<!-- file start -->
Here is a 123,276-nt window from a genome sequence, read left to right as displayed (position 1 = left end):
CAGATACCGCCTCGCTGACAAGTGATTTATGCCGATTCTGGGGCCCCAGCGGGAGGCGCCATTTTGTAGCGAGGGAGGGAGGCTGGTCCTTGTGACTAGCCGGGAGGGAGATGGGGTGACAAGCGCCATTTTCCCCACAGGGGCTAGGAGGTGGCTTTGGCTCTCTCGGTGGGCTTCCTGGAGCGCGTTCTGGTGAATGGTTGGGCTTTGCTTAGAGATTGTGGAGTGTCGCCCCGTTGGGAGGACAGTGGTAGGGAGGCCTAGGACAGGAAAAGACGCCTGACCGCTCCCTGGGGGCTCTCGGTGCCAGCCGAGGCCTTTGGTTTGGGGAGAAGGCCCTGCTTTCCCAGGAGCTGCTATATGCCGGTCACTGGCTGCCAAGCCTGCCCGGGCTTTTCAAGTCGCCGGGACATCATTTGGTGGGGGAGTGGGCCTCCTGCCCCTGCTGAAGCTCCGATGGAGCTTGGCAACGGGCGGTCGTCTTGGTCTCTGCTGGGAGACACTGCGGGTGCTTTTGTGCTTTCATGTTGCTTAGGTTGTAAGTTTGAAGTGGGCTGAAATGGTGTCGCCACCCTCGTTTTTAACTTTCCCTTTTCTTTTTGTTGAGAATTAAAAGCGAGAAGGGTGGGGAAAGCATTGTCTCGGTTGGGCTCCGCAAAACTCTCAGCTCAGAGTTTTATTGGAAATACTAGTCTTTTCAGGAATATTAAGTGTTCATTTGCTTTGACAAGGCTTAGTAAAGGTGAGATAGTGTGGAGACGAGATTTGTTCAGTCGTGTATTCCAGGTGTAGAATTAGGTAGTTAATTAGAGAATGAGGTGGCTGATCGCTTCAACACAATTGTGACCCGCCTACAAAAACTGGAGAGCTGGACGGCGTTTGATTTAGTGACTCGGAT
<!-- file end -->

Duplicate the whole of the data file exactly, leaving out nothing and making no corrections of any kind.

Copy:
Here is a 123,276-nt window from a genome sequence, read left to right as displayed (position 1 = left end):
CAGATACCGCCTCGCTGACAAGTGATTTATGCCGATTCTGGGGCCCCAGCGGGAGGCGCCATTTTGTAGCGAGGGAGGGAGGCTGGTCCTTGTGACTAGCCGGGAGGGAGATGGGGTGACAAGCGCCATTTTCCCCACAGGGGCTAGGAGGTGGCTTTGGCTCTCTCGGTGGGCTTCCTGGAGCGCGTTCTGGTGAATGGTTGGGCTTTGCTTAGAGATTGTGGAGTGTCGCCCCGTTGGGAGGACAGTGGTAGGGAGGCCTAGGACAGGAAAAGACGCCTGACCGCTCCCTGGGGGCTCTCGGTGCCAGCCGAGGCCTTTGGTTTGGGGAGAAGGCCCTGCTTTCCCAGGAGCTGCTATATGCCGGTCACTGGCTGCCAAGCCTGCCCGGGCTTTTCAAGTCGCCGGGACATCATTTGGTGGGGGAGTGGGCCTCCTGCCCCTGCTGAAGCTCCGATGGAGCTTGGCAACGGGCGGTCGTCTTGGTCTCTGCTGGGAGACACTGCGGGTGCTTTTGTGCTTTCATGTTGCTTAGGTTGTAAGTTTGAAGTGGGCTGAAATGGTGTCGCCACCCTCGTTTTTAACTTTCCCTTTTCTTTTTGTTGAGAATTAAAAGCGAGAAGGGTGGGGAAAGCATTGTCTCGGTTGGGCTCCGCAAAACTCTCAGCTCAGAGTTTTATTGGAAATACTAGTCTTTTCAGGAATATTAAGTGTTCATTTGCTTTGACAAGGCTTAGTAAAGGTGAGATAGTGTGGAGACGAGATTTGTTCAGTCGTGTATTCCAGGTGTAGAATTAGGTAGTTAATTAGAGAATGAGGTGGCTGATCGCTTCAACACAATTGTGACCCGCCTACAAAAACTGGAGAGCTGGACGGCGTTTGATTTAGTGACTCGGAT